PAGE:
The Department wishes to record sincere thanks and appreciation for the tremendous public response towards the Agriculture Industry during the recent heavy snowfall. Many organisations and private individuals gave up much of their own time, efforts and finance to provide practical help in a variety of ways.
Rescued lambs presented a particular difficulty, several being orphaned, and requiring specialised and time consuming care. Sincere thanks go out to those who took on the responsibility for their care, buying milk powder, creep food, providing a wide variety of indoor housing, and paddocks.
Now that the immediate crisis has passed, members of the public should be looking toward the next stage in rearing these lambs. Ideally, they should be returned to the farm of origin for weaning in the next few weeks as they will require appropriate grazing: please liaise with the farm on this.
Some may be thinking of keeping lambs on as pets - please note these animals have changing care needs as they grow and should be looked after by a competent shepherd. Before anyone considers such a commitment, please remember that quiet young animals grow on significantly, and will become difficult to handle, even aggressive. This is especially true if you have hand-reared them and male lambs often become aggressive to people as they grow into rams.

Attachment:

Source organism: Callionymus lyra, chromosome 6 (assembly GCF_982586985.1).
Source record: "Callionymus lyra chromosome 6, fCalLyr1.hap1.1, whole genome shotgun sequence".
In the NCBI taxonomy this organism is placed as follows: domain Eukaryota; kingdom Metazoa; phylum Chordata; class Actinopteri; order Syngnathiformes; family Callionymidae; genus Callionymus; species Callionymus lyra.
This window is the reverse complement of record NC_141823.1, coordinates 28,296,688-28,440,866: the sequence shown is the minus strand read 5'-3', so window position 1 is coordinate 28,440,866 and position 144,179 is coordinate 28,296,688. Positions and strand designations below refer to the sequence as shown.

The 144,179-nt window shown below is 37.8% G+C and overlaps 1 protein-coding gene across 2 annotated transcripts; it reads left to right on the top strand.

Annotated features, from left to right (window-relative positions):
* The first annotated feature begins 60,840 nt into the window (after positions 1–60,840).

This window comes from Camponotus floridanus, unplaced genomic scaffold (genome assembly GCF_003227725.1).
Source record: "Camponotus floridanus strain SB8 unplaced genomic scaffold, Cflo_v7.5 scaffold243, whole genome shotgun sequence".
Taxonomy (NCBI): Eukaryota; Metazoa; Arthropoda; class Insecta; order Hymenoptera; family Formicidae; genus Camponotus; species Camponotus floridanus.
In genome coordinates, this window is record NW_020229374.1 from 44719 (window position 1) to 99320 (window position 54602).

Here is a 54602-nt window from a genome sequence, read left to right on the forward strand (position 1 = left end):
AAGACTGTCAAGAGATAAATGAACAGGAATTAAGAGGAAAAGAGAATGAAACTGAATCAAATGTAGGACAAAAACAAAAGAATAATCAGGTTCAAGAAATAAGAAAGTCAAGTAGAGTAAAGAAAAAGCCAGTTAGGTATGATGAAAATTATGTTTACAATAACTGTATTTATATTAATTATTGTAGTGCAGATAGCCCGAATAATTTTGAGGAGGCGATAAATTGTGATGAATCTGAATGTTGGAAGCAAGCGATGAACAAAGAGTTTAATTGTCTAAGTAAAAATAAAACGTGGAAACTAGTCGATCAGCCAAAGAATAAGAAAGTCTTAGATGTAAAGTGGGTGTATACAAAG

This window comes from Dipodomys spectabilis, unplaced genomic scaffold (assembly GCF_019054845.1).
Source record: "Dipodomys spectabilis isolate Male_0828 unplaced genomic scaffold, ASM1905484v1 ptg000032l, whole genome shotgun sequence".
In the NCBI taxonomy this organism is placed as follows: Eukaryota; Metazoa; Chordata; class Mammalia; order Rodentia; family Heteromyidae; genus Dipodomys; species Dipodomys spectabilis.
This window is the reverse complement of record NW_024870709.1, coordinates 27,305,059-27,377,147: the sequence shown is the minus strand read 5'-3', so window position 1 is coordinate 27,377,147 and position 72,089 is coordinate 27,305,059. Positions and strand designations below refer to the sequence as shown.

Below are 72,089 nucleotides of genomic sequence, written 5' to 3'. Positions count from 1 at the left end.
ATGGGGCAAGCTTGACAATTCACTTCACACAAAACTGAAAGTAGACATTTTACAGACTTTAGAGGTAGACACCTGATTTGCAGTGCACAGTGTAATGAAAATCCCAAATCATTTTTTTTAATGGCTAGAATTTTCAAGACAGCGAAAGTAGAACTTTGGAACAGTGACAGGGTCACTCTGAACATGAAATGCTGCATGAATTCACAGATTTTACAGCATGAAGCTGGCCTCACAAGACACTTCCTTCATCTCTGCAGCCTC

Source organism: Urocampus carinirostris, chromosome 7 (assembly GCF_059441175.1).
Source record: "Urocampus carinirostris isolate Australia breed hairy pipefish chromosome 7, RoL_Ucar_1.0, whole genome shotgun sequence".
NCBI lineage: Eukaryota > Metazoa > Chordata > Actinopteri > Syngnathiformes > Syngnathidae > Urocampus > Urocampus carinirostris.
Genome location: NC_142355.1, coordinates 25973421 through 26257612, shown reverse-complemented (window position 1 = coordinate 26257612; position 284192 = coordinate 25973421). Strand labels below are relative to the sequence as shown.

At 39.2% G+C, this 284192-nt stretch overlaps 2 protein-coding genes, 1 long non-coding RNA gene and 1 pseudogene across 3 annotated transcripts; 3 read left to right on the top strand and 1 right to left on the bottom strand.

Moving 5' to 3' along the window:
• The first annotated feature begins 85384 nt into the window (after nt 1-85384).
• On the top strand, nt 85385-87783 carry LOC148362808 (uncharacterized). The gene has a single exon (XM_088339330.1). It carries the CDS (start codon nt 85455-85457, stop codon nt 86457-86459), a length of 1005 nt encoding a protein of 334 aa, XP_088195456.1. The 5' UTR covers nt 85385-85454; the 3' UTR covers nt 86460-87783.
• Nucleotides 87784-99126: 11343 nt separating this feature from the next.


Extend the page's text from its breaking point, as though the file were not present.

All sheep are 'farm livestock' and are subject to certain regulations for their protection and that of the general public. Any sheep keeper must register with the Department as a keeper, and ensure livestock are correctly identified. There are also rules about movement recording of livestock and in some cases statutory testing requirements.
All stock-keepers must have access to easy-to- use and efficient handling systems of the right size and type to control their animals. This is so that you can routinely manage and treat them, and to make sure that they are quietly, safely and firmly handled. Sick or lame animals require adequate attention. Stock keepers are responsible for the welfare of their sheep, and must comply with legislation.
Additionally regulations require that sheep be identified with official ear tags, appropriate to their age and specific records be kept. Please see the sheep area of the DEFA website for further details.